State of the US Solar Industry: SPI 2015 Wrap Up

There is a lot going on in the solar industry right now. Here is just a taste of some of the hot topics we heard about at the Solar Power International (SPI) held in Anaheim, California last week.

Just about everyone was talking about the pending expiration of the federal investment tax credit (ITC) at the end of 2016. If it is allowed to expire, it will reduce the existing tax credit incentives for commercial solar projects from 30% down to 10%, and the residential tax incentive will be completely eliminated. There is concern that this will have significant impact on the solar industry, leading to reduced momentum in project development and job losses.  Based on previous experience from the wind industry I think we can expect some slowdown in projects, although existing renewable energy mandates from state and federal mandates will help keep things moving on larger-scale projects at least.  However, there could definitely be a pretty big reduction in residential PV projects until the market adjusts.

On the plus side, the federal Clean Power Plan, which set standards for carbon dioxide emissions reductions from power plants, is expected to have a positive impact on renewable project development, especially solar and wind. This will firm up some of the existing markets and open up new markets for implementation. One speaker stated that the CPP is expected to drive an incremental increase of 20 GW of utility scale solar, not to mention impacts in community solar projects and distributed generation resources.  While this will clearly help push solar project development, many states may not have a significant ramp up of activity until the 2019 time frame.

Here in California, SB 350 was just passed on September 11, which increases the state RPS from the current target of 33% electric generation from renewables by 2020, to 50% by 2030.  There is also a requirement for a 50% increase in energy efficiency for existing buildings.  According to a utility representative, about 20% of the current California electric supply comes from renewable energy, and the state is on track to meet the 2020 goal.  California also has a Grid Energy Storage Mandate (CPUC Energy Storage Decision D.13-10-040), which requires 1,325 MW in operation by 2024.

Grid integration will continue to be an important consideration with an increased penetration of intermittent renewables and distributed generation resources. One way the solar industry is dealing with this is though smart inverters, which can have advanced functions such as Volt/VAR control, voltage and frequency ride-through, and reactive power control. Such functions can be helpful to improve grid stability, and can allow increased capacity on feeder lines to support distributed generation resources. In order to take advantage of these benefits, utilities need to have control and communication capabilities, which is a work in progress.

Energy storage is another way to support grid flexibility, as it can be used as a generation source as well as a load.  As stated by SEPA: “photovoltaic electricity storage technologies can be deployed in two ways—1) directly with a specific solar installation to manage its particular output or maximize benefits, or 2) within the distribution or transmission vicinity of one or more solar installations to manage the localized or system level impacts.” When grid-connected, energy storage technologies can provide ancillary services for utilities such as frequency regulation, spinning reserves, Volt/VAR support, voltage regulation, as well as cost benefits to consumers through arbitrage, peak shifting, and demand reduction. Energy storage systems can also be used for backup power or to support off-grid projects.  It is important to note that energy storage technology selection will ultimately depend on the project goals; there is no one size fits all, and no single project can provide all these different types of services effectively.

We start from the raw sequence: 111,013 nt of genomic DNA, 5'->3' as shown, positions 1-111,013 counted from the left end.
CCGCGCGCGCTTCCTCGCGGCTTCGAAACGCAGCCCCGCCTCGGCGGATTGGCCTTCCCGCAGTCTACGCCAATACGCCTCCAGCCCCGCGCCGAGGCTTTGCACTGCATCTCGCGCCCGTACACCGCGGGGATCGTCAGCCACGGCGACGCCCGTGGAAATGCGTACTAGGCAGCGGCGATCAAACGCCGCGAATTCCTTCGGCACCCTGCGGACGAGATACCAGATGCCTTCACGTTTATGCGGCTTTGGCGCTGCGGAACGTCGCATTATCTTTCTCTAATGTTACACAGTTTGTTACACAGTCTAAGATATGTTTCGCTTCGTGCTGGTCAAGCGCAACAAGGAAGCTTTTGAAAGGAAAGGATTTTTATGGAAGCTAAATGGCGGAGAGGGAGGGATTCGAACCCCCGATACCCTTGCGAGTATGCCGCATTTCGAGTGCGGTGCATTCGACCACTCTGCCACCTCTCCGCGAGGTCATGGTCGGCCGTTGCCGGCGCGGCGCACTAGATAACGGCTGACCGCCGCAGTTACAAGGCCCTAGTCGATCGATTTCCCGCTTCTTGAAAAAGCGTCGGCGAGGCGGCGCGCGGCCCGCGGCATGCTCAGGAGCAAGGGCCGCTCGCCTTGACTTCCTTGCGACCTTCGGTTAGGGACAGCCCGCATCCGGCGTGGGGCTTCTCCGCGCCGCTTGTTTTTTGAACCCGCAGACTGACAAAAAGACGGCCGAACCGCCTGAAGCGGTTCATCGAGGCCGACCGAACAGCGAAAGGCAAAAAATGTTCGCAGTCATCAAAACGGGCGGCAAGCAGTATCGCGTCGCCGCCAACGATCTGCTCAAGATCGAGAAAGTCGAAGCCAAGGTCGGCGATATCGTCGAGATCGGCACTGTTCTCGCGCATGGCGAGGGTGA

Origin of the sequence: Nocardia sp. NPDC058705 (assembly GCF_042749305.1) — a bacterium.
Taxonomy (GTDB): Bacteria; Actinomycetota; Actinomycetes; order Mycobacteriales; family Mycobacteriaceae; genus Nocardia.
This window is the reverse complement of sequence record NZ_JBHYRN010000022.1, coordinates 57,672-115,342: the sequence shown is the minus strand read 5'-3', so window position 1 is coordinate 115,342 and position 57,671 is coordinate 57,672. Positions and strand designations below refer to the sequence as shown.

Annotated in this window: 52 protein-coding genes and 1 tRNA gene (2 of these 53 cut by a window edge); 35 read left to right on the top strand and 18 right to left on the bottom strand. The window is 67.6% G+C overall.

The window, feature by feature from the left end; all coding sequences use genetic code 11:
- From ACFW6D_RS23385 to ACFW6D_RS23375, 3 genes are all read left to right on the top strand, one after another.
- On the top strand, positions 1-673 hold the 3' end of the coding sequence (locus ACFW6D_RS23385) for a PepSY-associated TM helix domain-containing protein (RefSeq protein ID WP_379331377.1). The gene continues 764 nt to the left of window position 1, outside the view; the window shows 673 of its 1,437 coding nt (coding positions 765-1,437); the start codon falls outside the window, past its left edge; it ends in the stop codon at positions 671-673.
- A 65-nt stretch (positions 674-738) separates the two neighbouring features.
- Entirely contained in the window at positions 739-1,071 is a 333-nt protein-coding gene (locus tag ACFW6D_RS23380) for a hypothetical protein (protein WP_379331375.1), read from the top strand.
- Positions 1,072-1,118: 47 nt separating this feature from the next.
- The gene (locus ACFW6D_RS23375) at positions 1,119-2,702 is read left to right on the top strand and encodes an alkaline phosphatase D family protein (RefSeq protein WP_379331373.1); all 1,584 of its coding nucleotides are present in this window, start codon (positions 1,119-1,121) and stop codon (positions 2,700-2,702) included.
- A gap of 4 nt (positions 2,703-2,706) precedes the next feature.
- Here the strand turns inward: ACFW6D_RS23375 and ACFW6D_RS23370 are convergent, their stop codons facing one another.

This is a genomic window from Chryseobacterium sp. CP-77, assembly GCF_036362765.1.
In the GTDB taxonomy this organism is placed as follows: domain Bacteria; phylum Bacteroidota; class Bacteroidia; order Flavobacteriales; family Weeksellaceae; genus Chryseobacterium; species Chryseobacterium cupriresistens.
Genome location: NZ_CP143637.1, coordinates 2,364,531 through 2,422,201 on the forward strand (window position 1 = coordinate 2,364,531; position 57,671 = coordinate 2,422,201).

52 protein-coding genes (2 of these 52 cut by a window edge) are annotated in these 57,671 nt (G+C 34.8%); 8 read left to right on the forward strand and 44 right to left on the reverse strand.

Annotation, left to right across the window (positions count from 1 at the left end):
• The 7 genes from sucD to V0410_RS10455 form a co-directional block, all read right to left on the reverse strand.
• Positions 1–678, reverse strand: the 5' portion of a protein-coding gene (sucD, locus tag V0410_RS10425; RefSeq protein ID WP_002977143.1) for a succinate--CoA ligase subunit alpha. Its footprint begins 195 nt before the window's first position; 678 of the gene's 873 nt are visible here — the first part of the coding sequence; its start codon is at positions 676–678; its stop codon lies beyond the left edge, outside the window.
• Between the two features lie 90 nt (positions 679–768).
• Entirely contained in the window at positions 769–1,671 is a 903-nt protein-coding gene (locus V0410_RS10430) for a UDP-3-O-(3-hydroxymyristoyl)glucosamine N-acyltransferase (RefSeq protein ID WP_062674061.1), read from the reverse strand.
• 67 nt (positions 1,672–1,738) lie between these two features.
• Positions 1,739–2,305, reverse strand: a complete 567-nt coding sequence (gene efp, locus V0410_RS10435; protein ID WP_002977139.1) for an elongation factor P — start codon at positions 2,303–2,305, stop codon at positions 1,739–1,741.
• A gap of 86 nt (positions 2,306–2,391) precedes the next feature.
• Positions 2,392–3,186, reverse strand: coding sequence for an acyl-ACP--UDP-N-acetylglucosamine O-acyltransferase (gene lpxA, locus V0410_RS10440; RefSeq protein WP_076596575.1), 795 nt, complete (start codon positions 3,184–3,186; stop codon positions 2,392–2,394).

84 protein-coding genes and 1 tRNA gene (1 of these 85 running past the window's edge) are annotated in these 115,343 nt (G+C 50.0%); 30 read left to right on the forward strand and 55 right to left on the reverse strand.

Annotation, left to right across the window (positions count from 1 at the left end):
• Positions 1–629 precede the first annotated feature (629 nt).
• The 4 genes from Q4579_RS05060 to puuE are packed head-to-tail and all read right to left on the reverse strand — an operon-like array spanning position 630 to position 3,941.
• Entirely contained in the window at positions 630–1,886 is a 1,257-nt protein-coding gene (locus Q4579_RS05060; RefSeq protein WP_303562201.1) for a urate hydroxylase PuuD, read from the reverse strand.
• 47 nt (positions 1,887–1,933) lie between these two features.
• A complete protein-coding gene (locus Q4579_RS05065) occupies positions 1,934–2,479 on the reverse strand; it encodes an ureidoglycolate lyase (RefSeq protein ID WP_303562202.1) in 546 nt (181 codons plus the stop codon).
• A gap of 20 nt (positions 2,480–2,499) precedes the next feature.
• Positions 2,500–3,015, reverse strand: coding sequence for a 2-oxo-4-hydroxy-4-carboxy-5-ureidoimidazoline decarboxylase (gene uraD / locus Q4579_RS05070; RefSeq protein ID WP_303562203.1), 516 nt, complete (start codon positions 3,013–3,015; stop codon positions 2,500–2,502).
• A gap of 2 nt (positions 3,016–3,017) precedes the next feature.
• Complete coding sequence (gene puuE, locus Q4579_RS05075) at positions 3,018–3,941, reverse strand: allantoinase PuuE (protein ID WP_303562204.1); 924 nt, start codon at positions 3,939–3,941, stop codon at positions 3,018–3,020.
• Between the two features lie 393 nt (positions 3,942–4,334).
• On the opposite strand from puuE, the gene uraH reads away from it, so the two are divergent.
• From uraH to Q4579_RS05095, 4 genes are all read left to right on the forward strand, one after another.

Overall, the solar power industry faces the challenges of maintaining its momentum in the light of potentially significant policy shifts, while continuing to develop new pathways for converting an intermittent, small-scale energy generation technology into large-scale dispatchable power. The past decade has been an exciting time for renewable energy, but perhaps the next decade will truly define how the US will deal with bulk power delivery for the next 100 years.

About Ali Schmidt


Anneliese Schmidt (Ali) is a project manager and lead technical analyst for ANTARES. She is experienced in technology evaluation and selection, performance and economic modeling, cost estimation, renewable energy site selection and evaluation, and assessment of greenhouse gas emissions and criteria pollutants. Her expertise covers technologies including photovoltaic and solar energy systems, biomass energy systems (including cogeneration and cofiring), and biofuel conversion technologies.

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